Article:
If I read my Twitter feed correctly, the lesson that Americans should take from Brexit is not that the European project has been turned on its head — I mean, who cares about old Europe? — but that the American project could be next.
The message is at least twofold:
One: We should take Donald Trump’s anti-establishment, anti-globalization, anti-elite, anti-immigrant campaign very seriously. Xenophobia has clearly won the day in Britain, just as it did in the Republican presidential primary. Why not in November?
Two: It is impossible to take anything about Donald Trump seriously. And this, I fear, may be the more dangerous message.
Trump didn’t know what Brexit was a few weeks ago. Yet as the dawn breaks upon a new world, he is in Scotland, not to celebrate the movement to which he has attached himself, but to cut ribbons at two golf courses he has purchased. In the middle of a chaotic presidential campaign, Trump took time out for a business trip. And if that’s never happened before, get used to it. A lot of things are happening that have never happened before.
If you think Trump should put his business interests in some sort of trust, as presidential candidates tend to do, you might as well ask him to erase the name “Trump” emblazoned across his helicopter. Trump is his business interests.
“Basically, they took back their country,” Trump said of the Brexit vote from the ninth hole of venerable Turnberry golf course — that traditional news-conference destination — where there were several bagpipers there to greet him. “That’s a good thing.”
Asked why people voted for Brexit, he said, “People are angry. All over the world they’re angry … They are angry over borders, they are angry over people coming into the country and taking over and nobody even noticing. They are angry about many, many things.”
When asked where the anger is greatest, he said, “U.K. U.S. There’s lots of other places. This will not be the last.”
He’s right, sort of. The anger is everywhere.
Working class people are getting the shaft in a globalized world, making the market just right for a politician/demagogue to come along selling anger and fear. Or rather, in the case of the Donald, selling a venerable golf course and its formerly run-down hotel — which, he explained, the Trump family has gone to great expense to restore to its former grandeur. Making Britain’s golf courses great again.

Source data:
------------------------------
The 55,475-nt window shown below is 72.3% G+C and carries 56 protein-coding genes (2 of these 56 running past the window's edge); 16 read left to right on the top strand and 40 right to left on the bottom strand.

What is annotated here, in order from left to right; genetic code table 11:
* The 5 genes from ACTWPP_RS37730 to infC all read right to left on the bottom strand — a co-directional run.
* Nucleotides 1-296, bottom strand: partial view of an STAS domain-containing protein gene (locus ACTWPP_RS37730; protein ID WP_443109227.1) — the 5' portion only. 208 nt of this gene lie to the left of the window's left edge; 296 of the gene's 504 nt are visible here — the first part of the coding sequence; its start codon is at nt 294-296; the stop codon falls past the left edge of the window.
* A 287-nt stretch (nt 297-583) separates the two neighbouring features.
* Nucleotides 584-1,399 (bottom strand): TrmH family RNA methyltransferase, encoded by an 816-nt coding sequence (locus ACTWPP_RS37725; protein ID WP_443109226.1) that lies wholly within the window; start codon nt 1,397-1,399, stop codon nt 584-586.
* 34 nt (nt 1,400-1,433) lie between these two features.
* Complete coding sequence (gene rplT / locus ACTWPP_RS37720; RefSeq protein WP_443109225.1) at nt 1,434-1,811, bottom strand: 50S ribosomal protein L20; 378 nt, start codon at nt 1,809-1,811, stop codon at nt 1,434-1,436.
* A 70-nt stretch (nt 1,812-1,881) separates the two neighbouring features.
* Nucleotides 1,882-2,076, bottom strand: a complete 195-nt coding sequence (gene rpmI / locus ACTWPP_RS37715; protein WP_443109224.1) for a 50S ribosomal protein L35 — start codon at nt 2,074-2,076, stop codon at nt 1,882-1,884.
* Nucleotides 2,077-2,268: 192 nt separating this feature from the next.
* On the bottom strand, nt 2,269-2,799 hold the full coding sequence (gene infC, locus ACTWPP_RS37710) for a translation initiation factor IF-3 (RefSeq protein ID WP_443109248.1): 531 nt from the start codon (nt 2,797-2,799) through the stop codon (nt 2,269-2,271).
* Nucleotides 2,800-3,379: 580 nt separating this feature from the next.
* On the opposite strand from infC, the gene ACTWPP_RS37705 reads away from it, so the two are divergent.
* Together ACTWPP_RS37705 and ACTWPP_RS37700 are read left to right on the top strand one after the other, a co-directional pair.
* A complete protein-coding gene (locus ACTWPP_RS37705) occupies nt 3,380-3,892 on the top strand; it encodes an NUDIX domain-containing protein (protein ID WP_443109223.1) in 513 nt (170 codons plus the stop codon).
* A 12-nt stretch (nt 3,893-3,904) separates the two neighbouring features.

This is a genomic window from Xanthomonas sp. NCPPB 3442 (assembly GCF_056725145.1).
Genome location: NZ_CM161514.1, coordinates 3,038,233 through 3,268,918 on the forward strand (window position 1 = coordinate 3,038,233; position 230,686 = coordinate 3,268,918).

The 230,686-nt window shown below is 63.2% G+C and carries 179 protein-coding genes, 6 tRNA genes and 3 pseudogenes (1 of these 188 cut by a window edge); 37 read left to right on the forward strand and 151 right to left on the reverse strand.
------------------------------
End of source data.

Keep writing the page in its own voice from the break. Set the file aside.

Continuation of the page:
When asked about the pound’s plunge as the financial markets have really taken the Brexit vote seriously, Trump came right to the point: “When the pound goes down, more people are coming to Turnberry, frankly.”
Yes, he did.
He thus made the pivot from a brief statement about Brexit to a discourse on Turnberry’s new watering system and renovations. He didn’t mention that, though the watering system is improved, Scotland overwhelmingly voted to stay in the European Union and may now move toward another vote to leave the United Kingdom.
It wasn’t just Scotland that voted to stay. Northern Ireland voted to stay. Young people voted to stay. Londoners voted to stay. As the “remain” people had put it, Great Britain could go back to being Little England.
Nobody really knows what will come of Brexit. The move from the EU will go slowly and may not be nearly as dramatic as the vote itself. Members of Parliament are largely in the “stay” camp and are likely, if Europe goes along, to want to keep ties as close as possible. But it could also mean other EU countries line up to leave. What we know is that things are different now. The economists pretty much uniformly predicted economic disaster for Britain if it voted to leave. The majority of voters either didn’t believe the experts or didn’t care.
Voting against the experts — you know, like the ones who believe the sea levels might rise sufficiently to damage Trump’s Scottish investments — is Trump’s recommended course of action, no matter what impact it has, say, on your retirement account.
Trump’s campaign may be in disarray. His poll numbers may have plummeted. The risk that the British economy might tank could put the Trump project at risk. And yet he scoffed at the idea that he needed advisers to help him work through the ramifications of Brexit. When asked by reporters if members of his foreign policy team were traveling with him, he said, according to the Washington Post, that “there’s nothing to talk about.”
Of course, people can talk of little else. The Supreme Court non-decision on Barack Obama’s immigration reform plan ensured that immigration would be at the heart of the presidential campaign. The fact that Britain went all Tom Tancredo on immigration can hardly be ignored. It is more important even than the tanking of stock markets. The fact that the British “leave” campaign was based in racism is more important than Trump’s made-for-SNL-mockery business trip.
In a statement before his news conference, Trump wrote this: “Come November, the American people will have the chance to re-declare their independence. Americans will have a chance to vote for trade, immigration and foreign policies that put our citizens first. They will have the chance to reject today’s rule by the global elite, and to embrace real change that delivers a government of, by, and for the people. I hope America is watching, it will soon be time to believe in America again.”
He hopes America is watching.
You should hope so, too.
Photo credit: Trump Documentary TV, Creative Commons, Google Images